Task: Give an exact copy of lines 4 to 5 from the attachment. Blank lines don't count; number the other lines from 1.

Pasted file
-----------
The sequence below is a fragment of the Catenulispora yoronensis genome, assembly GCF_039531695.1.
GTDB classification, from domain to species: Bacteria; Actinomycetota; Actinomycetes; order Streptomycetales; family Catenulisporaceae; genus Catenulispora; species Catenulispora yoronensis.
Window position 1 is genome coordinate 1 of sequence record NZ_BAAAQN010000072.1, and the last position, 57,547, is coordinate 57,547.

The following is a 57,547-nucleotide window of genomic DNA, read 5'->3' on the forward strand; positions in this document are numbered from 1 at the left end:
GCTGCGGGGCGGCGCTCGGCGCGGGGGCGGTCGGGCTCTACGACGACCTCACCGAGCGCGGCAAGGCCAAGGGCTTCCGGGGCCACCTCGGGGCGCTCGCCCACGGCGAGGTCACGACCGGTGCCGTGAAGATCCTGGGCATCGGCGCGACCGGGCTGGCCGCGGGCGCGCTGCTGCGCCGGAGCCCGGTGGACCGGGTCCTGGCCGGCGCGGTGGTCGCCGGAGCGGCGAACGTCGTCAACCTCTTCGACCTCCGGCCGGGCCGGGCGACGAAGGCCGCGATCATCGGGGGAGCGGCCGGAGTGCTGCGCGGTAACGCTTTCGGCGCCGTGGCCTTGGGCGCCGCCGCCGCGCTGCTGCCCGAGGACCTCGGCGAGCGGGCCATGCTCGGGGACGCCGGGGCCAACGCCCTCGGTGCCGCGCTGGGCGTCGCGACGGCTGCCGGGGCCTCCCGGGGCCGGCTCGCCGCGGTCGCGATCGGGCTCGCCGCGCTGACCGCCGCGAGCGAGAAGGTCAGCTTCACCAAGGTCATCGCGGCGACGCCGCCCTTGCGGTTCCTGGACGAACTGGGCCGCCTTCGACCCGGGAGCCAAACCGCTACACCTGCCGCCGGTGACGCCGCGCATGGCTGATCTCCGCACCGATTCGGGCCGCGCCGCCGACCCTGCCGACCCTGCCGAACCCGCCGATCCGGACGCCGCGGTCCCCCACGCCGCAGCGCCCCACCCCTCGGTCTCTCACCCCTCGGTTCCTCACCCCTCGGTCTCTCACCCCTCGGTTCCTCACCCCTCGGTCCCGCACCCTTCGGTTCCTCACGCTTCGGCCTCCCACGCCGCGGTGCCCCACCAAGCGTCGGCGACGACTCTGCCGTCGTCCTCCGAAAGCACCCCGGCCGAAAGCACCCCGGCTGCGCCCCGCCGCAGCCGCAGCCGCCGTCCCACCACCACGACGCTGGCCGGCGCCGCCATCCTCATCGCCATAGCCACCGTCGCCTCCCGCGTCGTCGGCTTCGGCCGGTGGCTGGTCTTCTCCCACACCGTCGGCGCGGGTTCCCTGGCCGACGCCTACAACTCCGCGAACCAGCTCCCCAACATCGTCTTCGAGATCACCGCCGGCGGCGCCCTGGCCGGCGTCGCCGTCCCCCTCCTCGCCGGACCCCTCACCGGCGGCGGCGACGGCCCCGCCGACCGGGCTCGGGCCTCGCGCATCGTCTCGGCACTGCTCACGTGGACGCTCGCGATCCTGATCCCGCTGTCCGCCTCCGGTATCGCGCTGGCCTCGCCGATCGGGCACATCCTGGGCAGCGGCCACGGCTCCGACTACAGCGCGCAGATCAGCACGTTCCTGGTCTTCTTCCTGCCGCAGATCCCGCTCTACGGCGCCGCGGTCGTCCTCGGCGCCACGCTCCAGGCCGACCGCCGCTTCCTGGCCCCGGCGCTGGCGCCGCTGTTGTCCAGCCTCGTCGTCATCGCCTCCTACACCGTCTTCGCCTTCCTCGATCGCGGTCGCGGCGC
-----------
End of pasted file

The following is a 57,547-nucleotide window of genomic DNA, read 5'->3' on the forward strand; positions in this document are numbered from 1 at the left end:
GCTGCGGGGCGGCGCTCGGCGCGGGGGCGGTCGGGCTCTACGACGACCTCACCGAGCGCGGCAAGGCCAAGGGCTTCCGGGGCCACCTCGGGGCGCTCGCCCACGGCGAGGTCACGACCGGTGCCGTGAAGATCCTGGGCATCGGCGCGACCGGGCTGGCCGCGGGCGCGCTGCTGCGCCGGAGCCCGGTGGACCGGGTCCTGGCCGGCGCGGTGGTCGCCGGAGCGGCGAACGTCGTCAACCTCTTCGACCTCCGGCCGGGCCGGGCGACGAAGGCCGCGATCATCGGGGGAGCGGCCGGAGTGCTGCGCGGTAACGCTTTCGGCGCCGTGGCCTTGGGCGCCGCCGCCGCGCTGCTGCCCGAGGACCTCGGCGAGCGGGCCATGCTCGGGGACGCCGGGGCCAACGCCCTCGGTGCCGCGCTGGGCGTCGCGACGGCTGCCGGGGCCTCCCGGGGCCGGCTCGCCGCGGTCGCGATCGGGCTCGCCGCGCTGACCGCCGCGAGCGAGAAGGTCAGCTTCACCAAGGTCATCGCGGCGACGCCGCCCTTGCGGTTCCTGGACGAACTGGGCCGCCTTCGACCCGGGAGCCAAACCGCTACACCTGCCGCCGGTGACGCCGCGCATGGCTGATCTCCGCACCGATTCGGGCCGCGCCGCCGACCCTGCCGACCCTGCCGAACCCGCCGATCCGGACGCCGCGGTCCCCCACGCCGCAGCGCCCCACCCCTCGGTCTCTCACCCCTCGGTTCCTCACCCCTCGGTCTCTCACCCCTCGGTTCCTCACCCCTCGGTCCCGCACCCTTCGGTTCCTCACGCTTCGGCCTCCCACGCCGCGGTGCCCCACCAAGCGTCGGCGACGACTCTGCCGTCGTCCTCCGAAAGCACCCCGGCCGAAAGCACCCCGGCTGCGCCCCGCCGCAGCCGCAGCCGCCGTCCCACCACCACGACGCTGGCCGGCGCCGCCATCCTCATCGCCATAGCCACCGTCGCCTCCCGCGTCGTCGGCTTCGGCCGGTGGCTGGTCTTCTCCCACACCGTCGGCGCGGGTTCCCTGGCCGACGCCTACAACTCCGCGAACCAGCTCCCCAACATCGTCTTCGAGATCACCGCCGGCGGCGCCCTGGCCGGCGTCGCCGTCCCCCTCCTCGCCGGACCCCTCACCGGCGGCGGCGACGGCCCCGCCGACCGGGCTCGGGCCTCGCGCATCGTCTCGGCACTGCTCACGTGGACGCTCGCGATCCTGATCCCGCTGTCCGCCTCCGGTATCGCGCTGGCCTCGCCGATCGGGCACATCCTGGGCAGCGGCCACGGCTCCGACTACAGCGCGCAGATCAGCACGTTCCTGGTCTTCTTCCTGCCGCAGATCCCGCTCTACGGCGCCGCGGTCGTCCTCGGCGCCACGCTCCAGGCCGACCGCCGCTTCCTGGCCCCGGCGCTGGCGCCGCTGTTGTCCAGCCTCGTCGTCATCGCCTCCTACACCGTCTTCGCCTTCCTCGATCGCGGTCGCGGCGC